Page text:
September 26, 2022
As part of a court decree, U.S. Environmental Protection Agency has until Sept. 30 to decide on a petition filed by the Center for Food Safety seeking rulemaking or a formal agency interpretation for pesticidal seed treatments. The petition, which is critical of pesticidal seed treatments, requests the agency initiate a separate rulemaking aimed at removing seed treatments from the treated article exemption.
Ahead of the decision, 30 leading agricultural groups including the American Farm Bureau Federation, American Soybean Association, National Corn Growers Association and others urged EPA to reject the petition, citing the harm that will occur to U.S. agricultural production, the environment and EPA's regulatory workload should the agency grant this petition and remove seed treatments from the treated article exemption.
The exemption prevents EPA from having to regulate an item to which a pesticide is applied if the pesticide is intended to protect that underlying article. For example, just as EPA would not regulate a barn because its paint included a pesticide intended to protect the wood, neither would EPA regulate a seed coated with a pesticide since the pesticide itself is already regulated. If granted, this petition may require EPA to regulate both the pesticide and the pesticide-coated seed, the letter explains.
“The harm that would occur should EPA grant this petition is significant and severe,” the letter adds.
In the letter to EPA Administrator Regan, the groups outlined how granting the petition would reduce growers' access to these vital crop tools by imposing unnecessary, duplicative layers of regulation. Hundreds of thousands of agricultural producers across the U.S. currently use seed treatments to protect their crops from devastating fungi, subterranean nematodes, insects, and other pests during the most vulnerable, early stages of a plant's lifecycle, which may be more difficult to access if layered with new regulatory burdens.
The letter also urged EPA to consider the negative environmental consequences the petition could cause. As seed treatments coat a seed with only a minuscule amount of pesticidal active ingredient, which is then buried under the ground, it has reduced environmental exposure risks. The groups reiterate to EPA that if ag producers lose access to seed treatments due to new, duplicative regulations, many growers will likely need to spray more pesticide in greater volumes through broadcast, soil and other applications. This outcome would increase the volume of pesticides used through application methods with a greater environmental footprint, which neither the ag industry nor EPA would want.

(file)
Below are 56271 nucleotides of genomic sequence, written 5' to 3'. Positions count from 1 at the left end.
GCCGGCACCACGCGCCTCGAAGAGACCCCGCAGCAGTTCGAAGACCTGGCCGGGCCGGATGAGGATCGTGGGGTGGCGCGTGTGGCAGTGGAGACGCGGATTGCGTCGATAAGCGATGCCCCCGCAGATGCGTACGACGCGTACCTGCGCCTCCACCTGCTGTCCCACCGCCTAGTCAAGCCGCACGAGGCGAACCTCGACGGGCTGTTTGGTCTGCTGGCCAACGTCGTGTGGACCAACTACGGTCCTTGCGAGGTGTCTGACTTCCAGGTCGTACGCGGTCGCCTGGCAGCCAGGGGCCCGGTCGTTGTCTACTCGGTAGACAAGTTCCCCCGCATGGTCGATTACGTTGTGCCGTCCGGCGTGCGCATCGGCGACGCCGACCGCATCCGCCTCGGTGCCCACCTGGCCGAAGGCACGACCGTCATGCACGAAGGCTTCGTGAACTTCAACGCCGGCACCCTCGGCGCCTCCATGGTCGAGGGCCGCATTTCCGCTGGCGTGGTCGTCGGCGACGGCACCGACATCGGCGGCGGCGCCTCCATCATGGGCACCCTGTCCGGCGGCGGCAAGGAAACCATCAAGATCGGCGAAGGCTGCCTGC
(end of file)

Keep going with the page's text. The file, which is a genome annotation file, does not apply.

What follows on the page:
In discussion about the petition, Kyle Kunkler, ASA director of government affairs, says the EPA’s regulatory workload is already not getting any lighter for the agency.
Kunkler hopes EPA rejects the petition, but if they don’t it would trigger some sort of rulemaking because it’s a treated article exemption. “If they want to change how they interpret whether or not seeds are ‘treated articles’ they would have to change their own rules,” he says.
“Whatever happens before, on, or before September 30 probably won’t be the end of the conversation,” Kunkler continues. He says if EPA doesn’t reject the petition, there would be additional rulemaking where the ag sector would need to spell out the impact.
For growers if seed treatments are limited, this would likely mean more broadcast spray treatments, using more active ingredients, and more passes across a field which also comes at a higher cost to growers and the environment.
“This outcome will have the opposite effect of what the petitioners intend by increasing the volume of pesticides used through application methods with a greater environmental footprint,” the letter adds.
“Right now, you treat the seed, and it gets planted at the same time as the seed. So, you only have to make one field pass,” Kunkler adds.
The letter concludes in urging firmly denying the petition. “As EPA makes its final considerations regarding the petition, we would remind the agency that to grant it would greatly harm the ability of U.S. agricultural producers to productively and sustainably feed, fuel, and clothe the world. It would also result in significant, unnecessary costs to both regulated entities and the agency’s workload, all with no benefit to be gained from regulating already-regulated products,” the letter adds.
About the Author(s)
Policy editor, Farm Futures
Jacqui Fatka grew up on a diversified livestock and grain farm in southwest Iowa and graduated from Iowa State University with a bachelor’s degree in journalism and mass communications, with a minor in agriculture education, in 2003. She’s been writing for agricultural audiences ever since. In college, she interned with Wallaces Farmer and cultivated her love of ag policy during an internship with the Iowa Pork Producers Association, working in Sen. Chuck Grassley’s Capitol Hill press office. In 2003, she started full time for Farm Progress companies’ state and regional publications as the e-content editor, and became Farm Futures’ policy editor in 2004. A few years later, she began covering grain and biofuels markets for the weekly newspaper Feedstuffs. As the current policy editor for Farm Progress, she covers the ongoing developments in ag policy, trade, regulations and court rulings. Fatka also serves as the interim executive secretary-treasurer for the North American Agricultural Journalists. She lives on a small acreage in central Ohio with her husband and three children.
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